Wednesday, May 04, 2005

On Apportionment

The Deseret News reports that some in Washington are considering giving Utah an extra seat in the House, along with Washington D.C. Washington D.C.'s representation has been debated for a long time, but Utah missed getting an extra seat by (if I remember correctly) almost exactly the number of Utah missionaries serving abroad. While military personnel living out of the country are counted as state residents, the court ruled that the missionaries are not state residents.

Some, including Nancy Pelosi, don't think this is a good idea. Pelosi is evidently concerned about Rep. Jim Matheson, a Democrat. While I appreciate Pelosi's concern, Matheson is a big boy and can take care of himself without her motherly affections. He comes from a long line of Utah politicians and he knows how to get elected as a Democrat in a predominantly Republican state. We all watched as his Republican opponent in the last election scraped the bottom of the barrel, desperately trying to find some poop to sling at Matheson. While left-wingers could scarcely gather a few votes, Democrats can and do get elected in Utah. But when they do, it's because they're perceived as Utahns first, and their policies have to be in line with Utah's priorities.

Now, some might object to this because it would be heavily Republican Utah that would get a seat. To them I say, study the mathematics of apportionment. It's not difficult; I've taught it to high school graduates. The number of representatives each state has is determined by the populations of all the states, 49 of which are definitely outside of Utah's circle of influence. There is absolutely nothing Utah or any other Republican state could have done to make themselves miss the cutoff for an additional seat by less than everyone else, and thus put themselves closest to needing an extra congressional seat. Or, if there were some way they could have manipulated the numbers, they would have actually done it. That it was Utah that ended up next in line for an extra seat is a mathematical accident, not a political manipulation.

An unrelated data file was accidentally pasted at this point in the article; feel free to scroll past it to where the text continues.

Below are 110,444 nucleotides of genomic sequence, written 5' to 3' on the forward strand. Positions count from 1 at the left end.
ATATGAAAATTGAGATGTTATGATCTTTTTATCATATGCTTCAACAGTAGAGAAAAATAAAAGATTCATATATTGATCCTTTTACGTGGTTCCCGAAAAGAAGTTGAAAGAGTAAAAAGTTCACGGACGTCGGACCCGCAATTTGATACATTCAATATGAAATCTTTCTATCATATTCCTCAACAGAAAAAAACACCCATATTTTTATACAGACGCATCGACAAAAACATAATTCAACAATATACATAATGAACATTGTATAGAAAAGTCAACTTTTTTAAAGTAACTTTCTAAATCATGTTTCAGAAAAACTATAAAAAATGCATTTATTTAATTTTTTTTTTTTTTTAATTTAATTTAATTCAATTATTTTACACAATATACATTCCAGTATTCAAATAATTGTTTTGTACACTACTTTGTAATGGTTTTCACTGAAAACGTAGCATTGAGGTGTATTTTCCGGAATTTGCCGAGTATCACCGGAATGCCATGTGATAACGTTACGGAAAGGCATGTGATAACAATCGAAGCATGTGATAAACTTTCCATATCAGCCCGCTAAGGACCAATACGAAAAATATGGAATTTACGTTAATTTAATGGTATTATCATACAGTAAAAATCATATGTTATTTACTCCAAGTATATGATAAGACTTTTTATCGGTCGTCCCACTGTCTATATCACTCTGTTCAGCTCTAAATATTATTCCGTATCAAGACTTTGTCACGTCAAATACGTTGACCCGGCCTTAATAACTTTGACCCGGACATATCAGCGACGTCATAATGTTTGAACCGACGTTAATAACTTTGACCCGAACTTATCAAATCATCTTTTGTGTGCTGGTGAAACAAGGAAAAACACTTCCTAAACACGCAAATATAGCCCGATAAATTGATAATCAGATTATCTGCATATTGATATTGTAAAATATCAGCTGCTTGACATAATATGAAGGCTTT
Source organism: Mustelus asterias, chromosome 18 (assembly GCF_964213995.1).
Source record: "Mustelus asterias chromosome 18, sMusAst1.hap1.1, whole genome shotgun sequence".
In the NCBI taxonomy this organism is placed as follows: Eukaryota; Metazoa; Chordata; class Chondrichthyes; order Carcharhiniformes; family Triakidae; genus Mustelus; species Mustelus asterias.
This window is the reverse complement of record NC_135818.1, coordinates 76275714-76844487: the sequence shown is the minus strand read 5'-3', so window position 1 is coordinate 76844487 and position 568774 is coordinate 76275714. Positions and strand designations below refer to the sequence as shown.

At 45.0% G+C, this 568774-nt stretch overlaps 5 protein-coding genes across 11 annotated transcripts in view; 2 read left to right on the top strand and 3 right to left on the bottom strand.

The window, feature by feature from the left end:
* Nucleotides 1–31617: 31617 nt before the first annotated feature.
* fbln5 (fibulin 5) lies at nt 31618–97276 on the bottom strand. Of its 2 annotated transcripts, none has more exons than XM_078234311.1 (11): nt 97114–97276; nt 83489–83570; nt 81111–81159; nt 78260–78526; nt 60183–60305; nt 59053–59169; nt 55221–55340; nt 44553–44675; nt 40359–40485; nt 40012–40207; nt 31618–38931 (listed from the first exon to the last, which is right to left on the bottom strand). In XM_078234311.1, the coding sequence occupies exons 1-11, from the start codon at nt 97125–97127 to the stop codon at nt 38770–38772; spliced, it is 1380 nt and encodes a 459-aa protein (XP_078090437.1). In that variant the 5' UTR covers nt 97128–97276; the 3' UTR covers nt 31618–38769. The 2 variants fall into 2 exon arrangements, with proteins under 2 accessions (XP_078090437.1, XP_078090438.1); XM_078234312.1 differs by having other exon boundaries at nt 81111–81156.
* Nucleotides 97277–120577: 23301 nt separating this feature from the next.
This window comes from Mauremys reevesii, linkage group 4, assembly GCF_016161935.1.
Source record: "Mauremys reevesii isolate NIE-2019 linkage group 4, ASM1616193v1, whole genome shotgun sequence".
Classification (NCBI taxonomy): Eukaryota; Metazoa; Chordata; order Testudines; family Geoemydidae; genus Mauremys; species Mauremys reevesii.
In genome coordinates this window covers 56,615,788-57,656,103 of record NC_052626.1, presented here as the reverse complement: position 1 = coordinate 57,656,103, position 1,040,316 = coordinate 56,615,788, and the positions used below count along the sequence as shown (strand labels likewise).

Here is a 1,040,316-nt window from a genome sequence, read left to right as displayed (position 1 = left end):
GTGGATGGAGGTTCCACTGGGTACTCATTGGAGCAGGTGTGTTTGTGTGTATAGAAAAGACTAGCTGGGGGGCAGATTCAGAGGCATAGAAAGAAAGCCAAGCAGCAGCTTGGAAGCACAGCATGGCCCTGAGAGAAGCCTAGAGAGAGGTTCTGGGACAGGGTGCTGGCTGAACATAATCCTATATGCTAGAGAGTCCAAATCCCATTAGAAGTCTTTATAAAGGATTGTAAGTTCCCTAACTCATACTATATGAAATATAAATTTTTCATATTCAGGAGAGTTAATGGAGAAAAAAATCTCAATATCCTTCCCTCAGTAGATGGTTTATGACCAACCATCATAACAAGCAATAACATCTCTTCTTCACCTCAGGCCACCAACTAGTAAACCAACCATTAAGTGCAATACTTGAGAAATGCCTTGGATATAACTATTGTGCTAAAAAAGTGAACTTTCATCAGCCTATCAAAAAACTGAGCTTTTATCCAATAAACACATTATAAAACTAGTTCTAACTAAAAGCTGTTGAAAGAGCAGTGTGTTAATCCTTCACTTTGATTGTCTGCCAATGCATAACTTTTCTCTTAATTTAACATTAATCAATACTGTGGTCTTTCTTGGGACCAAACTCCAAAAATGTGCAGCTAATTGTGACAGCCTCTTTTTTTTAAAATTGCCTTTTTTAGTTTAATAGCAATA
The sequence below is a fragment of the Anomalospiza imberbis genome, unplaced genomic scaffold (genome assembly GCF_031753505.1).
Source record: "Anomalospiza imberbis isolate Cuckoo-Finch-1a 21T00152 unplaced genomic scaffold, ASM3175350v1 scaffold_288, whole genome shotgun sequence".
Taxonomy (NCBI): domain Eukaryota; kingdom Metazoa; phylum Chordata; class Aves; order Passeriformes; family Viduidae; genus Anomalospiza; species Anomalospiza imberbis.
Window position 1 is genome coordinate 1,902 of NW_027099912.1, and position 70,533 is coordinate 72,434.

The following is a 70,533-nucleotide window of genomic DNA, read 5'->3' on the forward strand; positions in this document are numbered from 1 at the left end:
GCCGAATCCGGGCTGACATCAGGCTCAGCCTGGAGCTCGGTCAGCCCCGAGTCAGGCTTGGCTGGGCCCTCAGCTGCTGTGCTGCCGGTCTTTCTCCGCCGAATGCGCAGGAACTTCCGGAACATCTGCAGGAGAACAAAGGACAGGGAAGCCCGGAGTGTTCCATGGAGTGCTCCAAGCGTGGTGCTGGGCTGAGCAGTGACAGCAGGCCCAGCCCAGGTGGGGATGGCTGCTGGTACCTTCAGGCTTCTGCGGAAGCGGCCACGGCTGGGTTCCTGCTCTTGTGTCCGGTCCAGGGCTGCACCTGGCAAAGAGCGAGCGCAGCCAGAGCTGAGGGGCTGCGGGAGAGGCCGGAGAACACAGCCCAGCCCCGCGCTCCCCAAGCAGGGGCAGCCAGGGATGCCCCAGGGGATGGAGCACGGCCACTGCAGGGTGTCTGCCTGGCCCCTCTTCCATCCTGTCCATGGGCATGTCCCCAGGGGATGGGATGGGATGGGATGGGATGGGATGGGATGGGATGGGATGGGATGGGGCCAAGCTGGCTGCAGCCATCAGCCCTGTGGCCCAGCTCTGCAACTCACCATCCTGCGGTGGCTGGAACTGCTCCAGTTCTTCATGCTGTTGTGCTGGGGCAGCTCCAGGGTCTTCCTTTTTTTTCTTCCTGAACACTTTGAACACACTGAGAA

On the other hand, I have a sneaking suspicion that this proposal would get no political play if the next state in line happened to be a Democratic state. And I don't like artificially "balancing" the numbers by letting in a probable extra Republican to "neutralize" the extra Democrat that D.C. would probably elect. I agree with Rep. Pelosi that the case for getting D.C. its own seat stands on its own merits. However, I notice that neither she nor any other Democrat has proposed giving D.C. its own seat, at least not that I've heard of.

However, Washington D.C. is still left in the unenviable position of not having any voting representatives in Congress. In 200 years nobody's given them a seat because they've not been able to get enough support from both sides. So Pelosi's argument basically boils down to "Yeah they deserve a seat, and yeah we'd probably stand to gain from the seat's addition, but we're not going to do anything about it lest the Republicans gain something too."

If this is what it takes to get them a seat, so be it. If the seat happens to be a Democratic seat, so be it. It's better that they be represented by a Democrat than to not be represented at all. Besides, the increase to 437 seats would only be temporary, until the next census, which is only a few years away-- and while Utah happens to be Republican right now and would in all probability elect a Republican to fill the extra seat, there's no guarantee Utah will retain the seat at the next apportionment, or if they did retain it, that Utah would only elect a Republican to it. So I say go for it. I don't think it behooves Rep. Pelosi to block efforts to get these people representation just because she doesn't want the Republicans to get anything they want.